NEWS
By Jessica Anderson, The Baltimore Sun | June 4, 2014
A Baltimore man convicted in the 2003 shooting deaths of two men at an Essex party was sentenced to life plus 20 years in prison Wednesday, prosecutors said. Jaron Grade, 36, was first convicted by a jury in December 2004 and sentenced to life plus 20 years, but the Maryland Court of Appeals later overturned the conviction. The panel ordered a new trial because it found that a Baltimore County judge violated Grade's rights by replacing a juror with an alternate during his trial with no input from the defense.
NEWS
By Justin George, The Baltimore Sun | March 11, 2014
The Court of Appeals has extended the deadline by which the state must make sure criminal defendants have lawyers by their side during bail hearings before District Court commissioners. Currently, the state provides attorneys only at hearings before judges. But the Court of Appeals ruled in September that they must be provided earlier in the process, at the initial hearings before the commissioners. State officials say that would cost $30 million a year — money they say they don't have.
NEWS
By Ian Duncan, The Baltimore Sun | March 7, 2014
The Court of Appeals pushed back a deadline Friday for authorities in Baltimore to expand criminal defendants' access to lawyers, but one of the state's top judges said she does not expect to alter the court's underlying ruling that suspects have a right to counsel at all bail hearings. The ruling last year, which has set off a wide-ranging debate on how to handle the 175,000 or so people arrested in Maryland each year, could take effect as soon as Tuesday. District Court administrators — the defendants in the case — as well as the governor and Senate president had hoped the hearing would be a chance to reverse the ruling, which is vexing policymakers as they try to figure out a way to comply.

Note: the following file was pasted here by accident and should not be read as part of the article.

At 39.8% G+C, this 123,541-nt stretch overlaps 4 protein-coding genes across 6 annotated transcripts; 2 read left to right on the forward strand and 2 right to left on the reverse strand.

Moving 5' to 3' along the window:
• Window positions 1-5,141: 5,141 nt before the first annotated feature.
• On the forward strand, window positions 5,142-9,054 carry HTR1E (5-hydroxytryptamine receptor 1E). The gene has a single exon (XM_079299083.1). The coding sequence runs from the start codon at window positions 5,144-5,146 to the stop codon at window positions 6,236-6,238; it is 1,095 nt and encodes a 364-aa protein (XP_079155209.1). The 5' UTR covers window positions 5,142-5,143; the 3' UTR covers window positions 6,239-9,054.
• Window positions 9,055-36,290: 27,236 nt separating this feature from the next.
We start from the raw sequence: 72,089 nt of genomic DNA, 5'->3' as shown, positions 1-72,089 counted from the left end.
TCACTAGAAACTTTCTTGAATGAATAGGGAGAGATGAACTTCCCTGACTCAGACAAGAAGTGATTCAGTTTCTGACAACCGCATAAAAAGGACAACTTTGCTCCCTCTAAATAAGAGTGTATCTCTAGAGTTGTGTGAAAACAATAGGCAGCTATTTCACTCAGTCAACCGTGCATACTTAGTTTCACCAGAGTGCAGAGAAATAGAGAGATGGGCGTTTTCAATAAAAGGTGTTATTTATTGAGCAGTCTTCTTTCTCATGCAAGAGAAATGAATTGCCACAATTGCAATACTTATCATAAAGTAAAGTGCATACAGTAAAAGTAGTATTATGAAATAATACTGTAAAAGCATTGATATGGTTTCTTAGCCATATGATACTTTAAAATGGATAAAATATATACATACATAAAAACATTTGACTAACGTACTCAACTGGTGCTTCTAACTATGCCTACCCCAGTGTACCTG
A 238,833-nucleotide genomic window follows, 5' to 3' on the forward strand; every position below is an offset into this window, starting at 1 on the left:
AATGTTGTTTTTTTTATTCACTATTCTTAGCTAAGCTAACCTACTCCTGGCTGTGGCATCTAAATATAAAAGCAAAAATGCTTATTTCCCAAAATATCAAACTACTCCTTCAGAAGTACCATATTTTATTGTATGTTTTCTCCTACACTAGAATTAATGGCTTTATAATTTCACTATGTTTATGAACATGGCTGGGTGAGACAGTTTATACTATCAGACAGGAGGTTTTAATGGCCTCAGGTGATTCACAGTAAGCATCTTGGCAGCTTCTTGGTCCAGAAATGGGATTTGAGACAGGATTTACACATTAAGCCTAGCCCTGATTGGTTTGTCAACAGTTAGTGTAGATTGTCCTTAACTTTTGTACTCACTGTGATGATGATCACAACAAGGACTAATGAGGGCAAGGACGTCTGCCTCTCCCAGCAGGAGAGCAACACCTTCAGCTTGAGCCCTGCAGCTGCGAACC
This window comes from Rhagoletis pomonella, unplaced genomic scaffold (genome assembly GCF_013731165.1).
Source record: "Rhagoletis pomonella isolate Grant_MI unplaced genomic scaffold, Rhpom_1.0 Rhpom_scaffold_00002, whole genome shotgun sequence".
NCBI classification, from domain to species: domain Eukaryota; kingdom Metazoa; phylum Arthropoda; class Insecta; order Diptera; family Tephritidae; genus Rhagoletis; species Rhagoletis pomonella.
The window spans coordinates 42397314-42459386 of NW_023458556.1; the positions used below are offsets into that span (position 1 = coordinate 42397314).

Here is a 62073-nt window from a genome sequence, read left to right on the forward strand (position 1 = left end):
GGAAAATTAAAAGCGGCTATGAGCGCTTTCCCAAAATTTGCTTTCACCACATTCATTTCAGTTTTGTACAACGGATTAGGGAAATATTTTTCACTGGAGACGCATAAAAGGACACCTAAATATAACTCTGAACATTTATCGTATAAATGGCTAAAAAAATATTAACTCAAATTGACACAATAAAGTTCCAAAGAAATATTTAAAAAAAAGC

NEWS
By Ian Duncan, The Baltimore Sun | February 28, 2014
Maryland's second-highest court upheld Friday a judge's ruling that the Cove Point gas facility can be converted to be used for exports, siding with the company that owns the plant and against an environmental group. The Sierra Club argued in court that a 2005 agreement between the organization and the plant's owner, Dominion, prevents it from being used as a base for sending liquefied natural gas abroad. Dominion disagreed, arguing that while the agreement did not explicitly mention exports, it did not preclude them.
NEWS
By Ian Duncan, The Baltimore Sun | January 15, 2014
The state could be forced by next week to let suspected criminals in Baltimore go free until trial if it does not provide them with lawyers at the time their bail is set. A sweeping order by a city judge would accelerate the timetable for a substantial change in the pretrial release system, and Maryland's top court will consider the matter next week. State officials are wrestling with the prospect of providing public defenders for the hundreds of defendants who come before bail commissioners daily.